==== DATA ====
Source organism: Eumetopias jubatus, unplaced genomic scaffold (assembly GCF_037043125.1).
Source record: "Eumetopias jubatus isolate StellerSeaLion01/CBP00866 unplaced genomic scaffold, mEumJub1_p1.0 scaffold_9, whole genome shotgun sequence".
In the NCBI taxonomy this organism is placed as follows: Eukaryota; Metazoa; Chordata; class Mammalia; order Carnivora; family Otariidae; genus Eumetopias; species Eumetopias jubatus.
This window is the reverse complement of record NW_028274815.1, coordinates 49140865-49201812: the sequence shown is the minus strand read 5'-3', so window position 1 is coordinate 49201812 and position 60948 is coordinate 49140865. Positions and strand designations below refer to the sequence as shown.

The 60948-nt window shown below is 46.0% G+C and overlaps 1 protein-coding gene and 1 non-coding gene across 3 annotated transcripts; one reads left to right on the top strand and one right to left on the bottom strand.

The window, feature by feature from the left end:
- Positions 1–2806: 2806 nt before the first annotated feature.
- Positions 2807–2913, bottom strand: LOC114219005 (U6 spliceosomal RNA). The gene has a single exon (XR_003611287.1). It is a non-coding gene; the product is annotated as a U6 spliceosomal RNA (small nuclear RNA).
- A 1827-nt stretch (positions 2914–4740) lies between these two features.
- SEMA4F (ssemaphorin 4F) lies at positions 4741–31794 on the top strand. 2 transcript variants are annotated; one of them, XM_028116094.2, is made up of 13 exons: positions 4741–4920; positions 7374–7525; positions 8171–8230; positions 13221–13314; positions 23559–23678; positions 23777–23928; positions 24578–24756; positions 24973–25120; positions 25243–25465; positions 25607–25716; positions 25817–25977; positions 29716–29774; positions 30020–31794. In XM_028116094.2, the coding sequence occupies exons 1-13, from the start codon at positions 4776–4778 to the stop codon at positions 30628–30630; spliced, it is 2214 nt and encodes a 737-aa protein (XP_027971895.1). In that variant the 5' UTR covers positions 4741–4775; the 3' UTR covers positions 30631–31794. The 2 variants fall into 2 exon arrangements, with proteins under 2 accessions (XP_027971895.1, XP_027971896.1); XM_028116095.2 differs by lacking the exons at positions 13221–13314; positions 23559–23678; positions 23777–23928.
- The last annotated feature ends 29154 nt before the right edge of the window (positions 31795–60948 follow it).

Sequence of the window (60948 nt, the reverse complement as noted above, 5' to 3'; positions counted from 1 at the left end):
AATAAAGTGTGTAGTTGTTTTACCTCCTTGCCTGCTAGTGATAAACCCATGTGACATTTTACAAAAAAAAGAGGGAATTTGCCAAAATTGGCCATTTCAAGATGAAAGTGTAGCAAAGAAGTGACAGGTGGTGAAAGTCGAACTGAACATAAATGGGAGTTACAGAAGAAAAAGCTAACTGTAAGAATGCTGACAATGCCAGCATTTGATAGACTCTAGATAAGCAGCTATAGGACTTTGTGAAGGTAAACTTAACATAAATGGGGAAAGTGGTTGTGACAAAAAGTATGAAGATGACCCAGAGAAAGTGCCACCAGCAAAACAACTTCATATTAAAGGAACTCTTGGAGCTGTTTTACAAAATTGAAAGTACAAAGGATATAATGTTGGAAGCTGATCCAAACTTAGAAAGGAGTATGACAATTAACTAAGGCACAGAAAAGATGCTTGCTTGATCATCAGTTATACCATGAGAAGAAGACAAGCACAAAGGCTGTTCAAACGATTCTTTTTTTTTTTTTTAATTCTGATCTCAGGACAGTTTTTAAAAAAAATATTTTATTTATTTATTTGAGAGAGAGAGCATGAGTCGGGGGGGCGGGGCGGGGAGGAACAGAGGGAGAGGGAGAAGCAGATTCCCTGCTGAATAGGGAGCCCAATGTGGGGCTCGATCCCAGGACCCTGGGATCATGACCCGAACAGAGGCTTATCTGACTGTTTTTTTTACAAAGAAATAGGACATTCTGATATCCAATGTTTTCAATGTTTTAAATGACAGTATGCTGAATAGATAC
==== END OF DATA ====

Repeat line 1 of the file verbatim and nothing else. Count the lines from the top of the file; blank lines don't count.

Source organism: Eumetopias jubatus, unplaced genomic scaffold (assembly GCF_037043125.1).